The Court notes the unique situation this particular Rule 56(d) motion presents. A party typically makes a Rule 56(d) motion when it feels it is missing discovery. See Fed. R. Civ. P. 56(d). Before Boden filed this motion, the parties had already engaged in an informal discovery dispute conference and Boden had filed a discovery motion pursuant to that conference. In other words, the proper vehicle to address the underlying discovery dispute is through Boden's Motion to Compel. The purpose of this motion, to speak bluntly, is to decide if Boden should be rushed into preparing a potentially inadequate defense due to the Court's timing in ruling on his Motion to Compel.

         As the substance of the parties' arguments regarding this discovery dispute is in the briefing on the Motion to Compel, that is where the Court will address them. Here, the Court need only decide if (1) Boden has set forth in affidavit form the specific facts he hopes to elicit from further discovery; (2) the facts sought exist; and (3) the sought-after facts are essential to oppose summary judgment. See Family Home, 525 F.3d at 827. Without addressing the admissibility of these facts, after reviewing the briefing on this motion and considering the Martinez factors, the Court finds that Boden has met all three elements here.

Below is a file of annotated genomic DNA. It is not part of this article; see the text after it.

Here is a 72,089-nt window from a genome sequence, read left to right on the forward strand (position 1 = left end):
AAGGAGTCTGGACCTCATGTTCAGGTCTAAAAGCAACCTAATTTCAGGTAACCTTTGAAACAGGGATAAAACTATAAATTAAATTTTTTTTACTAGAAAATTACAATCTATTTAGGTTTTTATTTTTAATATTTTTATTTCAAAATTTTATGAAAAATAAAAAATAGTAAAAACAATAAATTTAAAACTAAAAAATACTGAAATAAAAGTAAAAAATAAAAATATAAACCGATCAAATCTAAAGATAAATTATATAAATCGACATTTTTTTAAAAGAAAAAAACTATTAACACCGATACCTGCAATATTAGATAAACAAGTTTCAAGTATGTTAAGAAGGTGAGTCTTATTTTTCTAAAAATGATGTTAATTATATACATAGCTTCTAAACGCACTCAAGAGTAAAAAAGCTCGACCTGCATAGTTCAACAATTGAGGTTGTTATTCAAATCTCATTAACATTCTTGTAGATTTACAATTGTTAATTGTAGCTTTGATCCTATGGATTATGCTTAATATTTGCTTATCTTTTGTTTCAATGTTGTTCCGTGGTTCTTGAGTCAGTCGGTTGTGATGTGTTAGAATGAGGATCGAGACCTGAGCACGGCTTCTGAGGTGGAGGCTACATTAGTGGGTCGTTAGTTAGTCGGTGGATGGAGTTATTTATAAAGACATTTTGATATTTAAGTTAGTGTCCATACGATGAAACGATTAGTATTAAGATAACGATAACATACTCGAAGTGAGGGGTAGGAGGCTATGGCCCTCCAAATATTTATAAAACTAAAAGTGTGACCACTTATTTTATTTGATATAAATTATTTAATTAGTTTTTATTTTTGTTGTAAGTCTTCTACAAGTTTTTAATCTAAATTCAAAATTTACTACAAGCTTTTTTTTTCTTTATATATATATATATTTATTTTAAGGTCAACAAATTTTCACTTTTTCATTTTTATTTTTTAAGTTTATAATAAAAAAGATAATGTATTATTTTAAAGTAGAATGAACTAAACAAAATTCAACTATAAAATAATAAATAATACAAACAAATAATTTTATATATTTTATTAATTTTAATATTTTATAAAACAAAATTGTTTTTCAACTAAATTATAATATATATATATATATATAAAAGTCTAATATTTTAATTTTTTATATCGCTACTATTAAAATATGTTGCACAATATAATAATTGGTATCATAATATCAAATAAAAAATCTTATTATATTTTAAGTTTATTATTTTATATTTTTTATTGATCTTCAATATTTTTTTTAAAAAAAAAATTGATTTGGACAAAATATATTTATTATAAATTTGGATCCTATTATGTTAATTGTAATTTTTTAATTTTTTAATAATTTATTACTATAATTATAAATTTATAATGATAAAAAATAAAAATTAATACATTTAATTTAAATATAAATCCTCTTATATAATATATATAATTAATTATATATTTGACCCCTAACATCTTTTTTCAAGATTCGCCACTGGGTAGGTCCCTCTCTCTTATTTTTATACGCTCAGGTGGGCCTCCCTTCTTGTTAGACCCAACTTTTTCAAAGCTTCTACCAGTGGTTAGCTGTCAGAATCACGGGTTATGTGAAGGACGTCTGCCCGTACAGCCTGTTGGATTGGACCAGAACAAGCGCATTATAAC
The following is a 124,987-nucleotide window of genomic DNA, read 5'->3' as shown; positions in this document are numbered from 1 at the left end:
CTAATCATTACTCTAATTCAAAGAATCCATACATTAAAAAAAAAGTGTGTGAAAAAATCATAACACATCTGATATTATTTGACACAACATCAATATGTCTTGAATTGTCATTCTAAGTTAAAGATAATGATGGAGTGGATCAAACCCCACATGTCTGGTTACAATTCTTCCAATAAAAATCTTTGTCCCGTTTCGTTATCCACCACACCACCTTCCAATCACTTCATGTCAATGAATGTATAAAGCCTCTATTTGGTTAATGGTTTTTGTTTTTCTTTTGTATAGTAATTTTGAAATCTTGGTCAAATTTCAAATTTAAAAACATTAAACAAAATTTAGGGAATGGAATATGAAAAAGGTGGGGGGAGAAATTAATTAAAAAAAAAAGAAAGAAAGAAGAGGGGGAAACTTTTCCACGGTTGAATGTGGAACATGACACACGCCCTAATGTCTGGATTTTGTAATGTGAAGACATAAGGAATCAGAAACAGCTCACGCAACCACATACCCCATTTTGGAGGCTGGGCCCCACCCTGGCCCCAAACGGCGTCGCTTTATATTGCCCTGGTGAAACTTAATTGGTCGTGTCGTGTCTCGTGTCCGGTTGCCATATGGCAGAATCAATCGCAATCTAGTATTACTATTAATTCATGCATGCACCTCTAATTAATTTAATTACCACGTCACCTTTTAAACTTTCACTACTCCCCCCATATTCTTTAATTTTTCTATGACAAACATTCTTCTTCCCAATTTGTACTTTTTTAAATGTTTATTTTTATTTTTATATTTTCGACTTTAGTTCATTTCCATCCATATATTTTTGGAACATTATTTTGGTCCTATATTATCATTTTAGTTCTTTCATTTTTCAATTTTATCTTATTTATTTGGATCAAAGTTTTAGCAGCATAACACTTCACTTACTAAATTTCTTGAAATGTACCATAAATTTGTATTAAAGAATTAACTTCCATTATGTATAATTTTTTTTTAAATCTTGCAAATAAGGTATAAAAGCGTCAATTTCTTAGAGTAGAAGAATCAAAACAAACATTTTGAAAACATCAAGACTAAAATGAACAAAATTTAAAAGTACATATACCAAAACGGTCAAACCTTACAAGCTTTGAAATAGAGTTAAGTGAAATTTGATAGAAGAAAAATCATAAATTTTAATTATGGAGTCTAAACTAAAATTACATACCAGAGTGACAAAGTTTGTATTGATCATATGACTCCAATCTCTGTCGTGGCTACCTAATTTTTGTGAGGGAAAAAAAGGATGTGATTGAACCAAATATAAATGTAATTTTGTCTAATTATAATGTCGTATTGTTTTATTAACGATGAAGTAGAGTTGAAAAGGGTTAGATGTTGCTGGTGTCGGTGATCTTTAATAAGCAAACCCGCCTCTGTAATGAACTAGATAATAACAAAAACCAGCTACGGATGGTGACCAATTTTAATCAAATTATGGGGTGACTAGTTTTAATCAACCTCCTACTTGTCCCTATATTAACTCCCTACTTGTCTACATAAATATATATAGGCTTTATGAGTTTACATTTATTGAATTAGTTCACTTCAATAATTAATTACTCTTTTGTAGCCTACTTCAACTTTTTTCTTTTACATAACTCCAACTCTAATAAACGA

Additionally, this decision provides practical fairness to both parties. Granting this motion to extend time does not prejudice Nutrien at all as it does not affect the Court's decision on either Nutrien's Motion for Summary Judgment or Boden's Motion to Compel. Further, the Court must provide Boden an opportunity to muster an appropriate defense to Nutrien's Motion for Summary Judgment. It would be ...